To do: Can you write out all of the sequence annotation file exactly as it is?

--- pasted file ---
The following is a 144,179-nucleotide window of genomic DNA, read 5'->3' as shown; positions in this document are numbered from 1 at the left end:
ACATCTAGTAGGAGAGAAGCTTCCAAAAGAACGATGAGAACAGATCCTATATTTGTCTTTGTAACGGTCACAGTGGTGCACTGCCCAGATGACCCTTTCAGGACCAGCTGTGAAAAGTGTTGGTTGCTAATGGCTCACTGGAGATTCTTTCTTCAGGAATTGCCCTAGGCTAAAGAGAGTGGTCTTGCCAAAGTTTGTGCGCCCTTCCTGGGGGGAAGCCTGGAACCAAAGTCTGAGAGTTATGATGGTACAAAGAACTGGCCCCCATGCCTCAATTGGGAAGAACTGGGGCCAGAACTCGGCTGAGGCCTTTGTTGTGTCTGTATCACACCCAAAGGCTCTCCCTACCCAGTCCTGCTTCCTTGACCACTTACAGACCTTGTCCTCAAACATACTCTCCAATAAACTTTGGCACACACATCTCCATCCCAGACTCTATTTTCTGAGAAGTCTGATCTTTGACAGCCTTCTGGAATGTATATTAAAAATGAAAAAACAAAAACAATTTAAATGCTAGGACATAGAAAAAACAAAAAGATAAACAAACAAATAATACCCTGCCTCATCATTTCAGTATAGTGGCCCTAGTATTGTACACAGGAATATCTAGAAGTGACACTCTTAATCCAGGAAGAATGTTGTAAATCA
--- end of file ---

The following is a 144,179-nucleotide window of genomic DNA, read 5'->3' as shown; positions in this document are numbered from 1 at the left end:
ACATCTAGTAGGAGAGAAGCTTCCAAAAGAACGATGAGAACAGATCCTATATTTGTCTTTGTAACGGTCACAGTGGTGCACTGCCCAGATGACCCTTTCAGGACCAGCTGTGAAAAGTGTTGGTTGCTAATGGCTCACTGGAGATTCTTTCTTCAGGAATTGCCCTAGGCTAAAGAGAGTGGTCTTGCCAAAGTTTGTGCGCCCTTCCTGGGGGGAAGCCTGGAACCAAAGTCTGAGAGTTATGATGGTACAAAGAACTGGCCCCCATGCCTCAATTGGGAAGAACTGGGGCCAGAACTCGGCTGAGGCCTTTGTTGTGTCTGTATCACACCCAAAGGCTCTCCCTACCCAGTCCTGCTTCCTTGACCACTTACAGACCTTGTCCTCAAACATACTCTCCAATAAACTTTGGCACACACATCTCCATCCCAGACTCTATTTTCTGAGAAGTCTGATCTTTGACAGCCTTCTGGAATGTATATTAAAAATGAAAAAACAAAAACAATTTAAATGCTAGGACATAGAAAAAACAAAAAGATAAACAAACAAATAATACCCTGCCTCATCATTTCAGTATAGTGGCCCTAGTATTGTACACAGGAATATCTAGAAGTGACACTCTTAATCCAGGAAGAATGTTGTAAATCA